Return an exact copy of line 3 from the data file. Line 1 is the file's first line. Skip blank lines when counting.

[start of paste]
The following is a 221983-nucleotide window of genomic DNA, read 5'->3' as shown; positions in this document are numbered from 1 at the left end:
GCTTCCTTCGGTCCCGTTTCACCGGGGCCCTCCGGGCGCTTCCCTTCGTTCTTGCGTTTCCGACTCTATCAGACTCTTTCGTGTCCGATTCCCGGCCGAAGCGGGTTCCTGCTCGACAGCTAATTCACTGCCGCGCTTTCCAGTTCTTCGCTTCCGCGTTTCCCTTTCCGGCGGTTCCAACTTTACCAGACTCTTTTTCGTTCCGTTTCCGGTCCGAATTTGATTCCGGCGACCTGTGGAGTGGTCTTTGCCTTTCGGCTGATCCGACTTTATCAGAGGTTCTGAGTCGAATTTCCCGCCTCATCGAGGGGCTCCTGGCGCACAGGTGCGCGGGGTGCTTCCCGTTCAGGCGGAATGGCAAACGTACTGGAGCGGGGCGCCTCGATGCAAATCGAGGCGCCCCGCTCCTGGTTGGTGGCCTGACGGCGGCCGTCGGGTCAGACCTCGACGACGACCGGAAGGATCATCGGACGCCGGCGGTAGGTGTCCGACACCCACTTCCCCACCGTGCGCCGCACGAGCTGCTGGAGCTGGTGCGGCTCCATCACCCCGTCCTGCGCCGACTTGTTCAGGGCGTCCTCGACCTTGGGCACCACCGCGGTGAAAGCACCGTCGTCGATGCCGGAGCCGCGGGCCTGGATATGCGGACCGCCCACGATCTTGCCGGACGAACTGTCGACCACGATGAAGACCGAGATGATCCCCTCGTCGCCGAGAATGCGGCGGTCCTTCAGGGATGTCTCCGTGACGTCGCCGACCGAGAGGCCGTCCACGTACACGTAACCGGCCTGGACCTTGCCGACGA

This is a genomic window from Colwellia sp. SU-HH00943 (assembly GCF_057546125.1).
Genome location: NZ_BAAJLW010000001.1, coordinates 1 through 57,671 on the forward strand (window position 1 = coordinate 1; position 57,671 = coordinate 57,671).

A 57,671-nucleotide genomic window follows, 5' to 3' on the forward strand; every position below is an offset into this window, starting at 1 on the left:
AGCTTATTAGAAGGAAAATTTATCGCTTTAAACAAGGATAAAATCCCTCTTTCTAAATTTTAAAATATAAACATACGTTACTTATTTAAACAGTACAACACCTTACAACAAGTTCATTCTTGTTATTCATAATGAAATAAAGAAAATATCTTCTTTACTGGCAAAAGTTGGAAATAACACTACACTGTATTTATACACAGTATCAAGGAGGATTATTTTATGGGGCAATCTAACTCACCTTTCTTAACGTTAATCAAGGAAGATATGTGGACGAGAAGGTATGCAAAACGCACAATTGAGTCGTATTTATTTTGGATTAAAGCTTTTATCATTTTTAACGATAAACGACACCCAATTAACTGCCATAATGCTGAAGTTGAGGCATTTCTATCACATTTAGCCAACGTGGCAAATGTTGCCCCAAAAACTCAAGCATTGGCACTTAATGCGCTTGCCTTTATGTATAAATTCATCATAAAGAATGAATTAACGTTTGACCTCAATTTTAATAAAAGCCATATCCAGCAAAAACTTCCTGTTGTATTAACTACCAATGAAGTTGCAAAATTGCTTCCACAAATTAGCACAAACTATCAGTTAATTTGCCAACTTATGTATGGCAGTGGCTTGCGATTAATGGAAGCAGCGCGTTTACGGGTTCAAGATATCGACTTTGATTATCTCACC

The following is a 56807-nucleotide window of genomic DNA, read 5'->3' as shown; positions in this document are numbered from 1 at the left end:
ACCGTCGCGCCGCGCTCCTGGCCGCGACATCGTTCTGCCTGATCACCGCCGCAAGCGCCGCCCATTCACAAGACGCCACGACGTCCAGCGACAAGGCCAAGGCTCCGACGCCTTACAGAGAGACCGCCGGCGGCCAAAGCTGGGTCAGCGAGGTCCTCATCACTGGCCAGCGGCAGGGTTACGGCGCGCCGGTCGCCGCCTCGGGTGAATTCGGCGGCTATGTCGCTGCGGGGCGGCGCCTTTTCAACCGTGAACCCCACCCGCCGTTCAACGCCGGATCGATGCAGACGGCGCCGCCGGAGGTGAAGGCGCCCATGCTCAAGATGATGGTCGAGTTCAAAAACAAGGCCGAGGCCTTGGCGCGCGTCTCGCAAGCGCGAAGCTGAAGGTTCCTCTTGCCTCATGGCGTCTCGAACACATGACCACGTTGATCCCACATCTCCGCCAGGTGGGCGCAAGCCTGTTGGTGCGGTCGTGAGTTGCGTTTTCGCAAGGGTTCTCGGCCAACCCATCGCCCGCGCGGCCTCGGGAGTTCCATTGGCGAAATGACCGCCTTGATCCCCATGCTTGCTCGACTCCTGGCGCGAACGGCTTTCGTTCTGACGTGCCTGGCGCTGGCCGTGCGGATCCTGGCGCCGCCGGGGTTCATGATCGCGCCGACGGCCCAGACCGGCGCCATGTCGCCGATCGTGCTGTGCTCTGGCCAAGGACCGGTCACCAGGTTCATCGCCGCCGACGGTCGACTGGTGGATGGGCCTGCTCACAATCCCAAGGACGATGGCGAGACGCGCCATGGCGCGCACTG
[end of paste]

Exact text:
This is a genomic window from Colwellia sp. SU-HH00943 (assembly GCF_057546125.1).